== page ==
Students question necessity of classes before Thanksgiving


For as long as Vice Provost for Undergraduate Programs Gene Bickers can remember, USC has held classes on the Wednesday before Thanksgiving — often causing headaches for students and professors alike.

Many professors cancel classes that Wednesday, while others hold class only to see a sorely lacking student attendance as students often must decide between going to class and traveling home for the holiday. Still, the university continues to hold classes the day before Thanksgiving, though it has begun to consider making a change.

“The question has certainly been raised,” Bickers said. “But we’re still trying to figure out if it is to the university’s advantage if we have a short week before Thanksgiving.”

Hung Wong, a professor of engineering, said he is still holding class on Wednesday, but he has told his students the class will not affect their grade in any way.

“I’m paid to teach,” Wong said. “I don’t want to be lazy and not hold class … But attendance will not be required — it won’t be on any quizzes or homework assignments, so if they don’t show up, it’s as if it never happened.”

Based on past years, Hung estimated that, at most, half his students will be in class.

“Typically the Wednesday before Thanksgiving has very sparse attendance,” he said.

But other professors are not so forgiving if students miss class because of travel plans or for any other reason.

Derek DeCaro, a freshman majoring in psychology, said his Spanish professor is giving a quiz Wednesday and has told students they will not be allowed to make up the quiz at another time.

“I would go home on Tuesday, but I have to stay another day,” DeCaro said. “For people that need to travel and book airplanes, it’s kind of a pain. I think the university is absolutely ignoring the fact that people need to travel. One day is not enough time.”

Another professor, who wished to remain anonymous, said he is canceling class in anticipation of low attendance, knowing that many students leave Wednesday regardless of their class schedule.

“I’m not going to hold a class when only 15 of my 200 students will be there,” he said. “But the university’s policy is that we have classes on Wednesday.”

The professor asked to remain anonymous because he was concerned his decision to cancel class would get him in trouble with his school’s dean.

Lindsay Portnuff, a senior majoring in economics, said all her professors canceled classes on Wednesday this year.

“I don’t think it makes sense to have classes on the Wednesday before Thanksgiving,” Portnuff said. “All my teachers canceled it this year, anyway. But in past years, when I have had classes, maybe 20 percent of the class comes. I don’t think there’s a point.”

Portnuff said being able to leave before Wednesday has saved her money.

“It’s so expensive to go home Wednesday night,” she said. “It’s much cheaper to fly home Tuesday or Monday night. I’m leaving [Monday] and it’s half the cost of going home [Tuesday].”

According to a recent poll conducted by the Undergraduate Student Government, most students share Portnuff’s views — 93.2 percent of students who completed the survey said they want Wednesday off.

Though the idea is only being discussed hypothetically right now, USG Director of Academic Affairs Andrew Matson, who is in charge of the poll, said he does think the university should re-evaluate its calendar.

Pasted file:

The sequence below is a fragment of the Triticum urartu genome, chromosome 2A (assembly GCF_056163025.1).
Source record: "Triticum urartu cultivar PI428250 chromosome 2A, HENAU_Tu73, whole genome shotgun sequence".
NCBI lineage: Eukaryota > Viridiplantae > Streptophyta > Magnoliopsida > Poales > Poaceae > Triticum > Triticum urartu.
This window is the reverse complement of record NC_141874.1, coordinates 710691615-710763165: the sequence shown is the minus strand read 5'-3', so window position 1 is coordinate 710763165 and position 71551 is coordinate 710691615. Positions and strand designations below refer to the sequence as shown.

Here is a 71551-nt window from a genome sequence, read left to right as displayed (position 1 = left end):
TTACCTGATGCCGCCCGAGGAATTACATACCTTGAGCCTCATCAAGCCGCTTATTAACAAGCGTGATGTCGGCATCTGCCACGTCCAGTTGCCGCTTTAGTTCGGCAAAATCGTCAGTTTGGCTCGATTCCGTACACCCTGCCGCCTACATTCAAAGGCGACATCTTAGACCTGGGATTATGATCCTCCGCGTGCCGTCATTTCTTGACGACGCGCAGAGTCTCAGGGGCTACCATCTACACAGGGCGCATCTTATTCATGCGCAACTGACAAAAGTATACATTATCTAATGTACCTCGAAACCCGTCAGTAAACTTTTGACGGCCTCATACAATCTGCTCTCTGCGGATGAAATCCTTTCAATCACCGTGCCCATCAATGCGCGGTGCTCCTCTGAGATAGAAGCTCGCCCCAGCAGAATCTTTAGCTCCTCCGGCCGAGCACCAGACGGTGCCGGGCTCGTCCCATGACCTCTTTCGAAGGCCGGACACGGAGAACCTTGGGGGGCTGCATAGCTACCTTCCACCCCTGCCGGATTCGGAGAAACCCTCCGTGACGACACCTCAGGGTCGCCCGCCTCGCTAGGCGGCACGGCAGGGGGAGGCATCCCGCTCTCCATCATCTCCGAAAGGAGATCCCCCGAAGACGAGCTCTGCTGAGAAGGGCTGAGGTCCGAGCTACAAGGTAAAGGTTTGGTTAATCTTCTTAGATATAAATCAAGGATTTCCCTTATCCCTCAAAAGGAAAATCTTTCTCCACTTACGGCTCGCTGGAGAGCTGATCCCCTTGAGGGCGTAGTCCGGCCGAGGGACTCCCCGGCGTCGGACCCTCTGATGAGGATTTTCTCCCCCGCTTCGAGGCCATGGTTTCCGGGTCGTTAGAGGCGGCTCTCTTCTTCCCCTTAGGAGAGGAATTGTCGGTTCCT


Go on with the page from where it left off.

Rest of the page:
“The schedule doesn’t allow students to travel home as it should,” Matson said. “I do think the academic calendar hasn’t changed with the times as the university has been evolving. We are no longer a commuter school. We are a national and international school and I think our calendar needs to change to reflect that fact.”

  • Thite D. Starr

    Maybe we should not have classes a week before Thanksgiving? My family lives overseas and it takes me nearly 48 hours to get home not including the donkey ride to the cabin. I need time to pack and decompress before I leave for home. Maybe I need two weeks. Hey “a Mom”, do you date younger guys? Sounds like you could really cook something up….

  • USC Alum

    Hi somewhat disagree with you guys,

    I was a graduate student last spring and in grad school some of the classes are weekly ( 3hrs) and they have an extensive course material which is very difficult to cover in an entire semester. In that situation if the class falls on the day before thanksgiving, we cannot afford to miss it.

  • Frusterated Student

    The Cal State system- even before all the budget cuts and furlow days- has had a tradition of the entire week off of school for thanksgiving. AND MANY OF THOSE SCHOOL ARE COMMUTER SCHOOLS. It’s not fair to students who have 50% of their professors cancel class in the morning, but are forced to attend a 4-6 night class on Wednesday night. there needs to be consistency.

  • Kokuanani

    I agree with what “a Mom” said.

    The “tradition” of holding classes the Wednesday before Thanksgiving probably posed no hardship in the days when almost all of USC’s students were from California, with a few from other western states. Now, however, as USC touts its geographic diversity, it doesn’t make sense to strand those from more than a couple of hundred miles away and deny them a chance to be with their families.

    This is a “tradition” that should be sacked.

  • a Mom

    USC is a national university with students from across the United States. The current academic calendar does not allow all students to be home for the Thanksgiving holiday. Holding classes on the Wednesday before Thanksgiving creates a hardship for some families. It is quite difficult (and at times, impossible) to make affordable travel plans with the current USC calendar. I believe that USC should adjust the academic calendar to provide a longer Thanksgiving break for their students. Many universities leave this week free for travel and celebration. It’s time to rethink the calendar!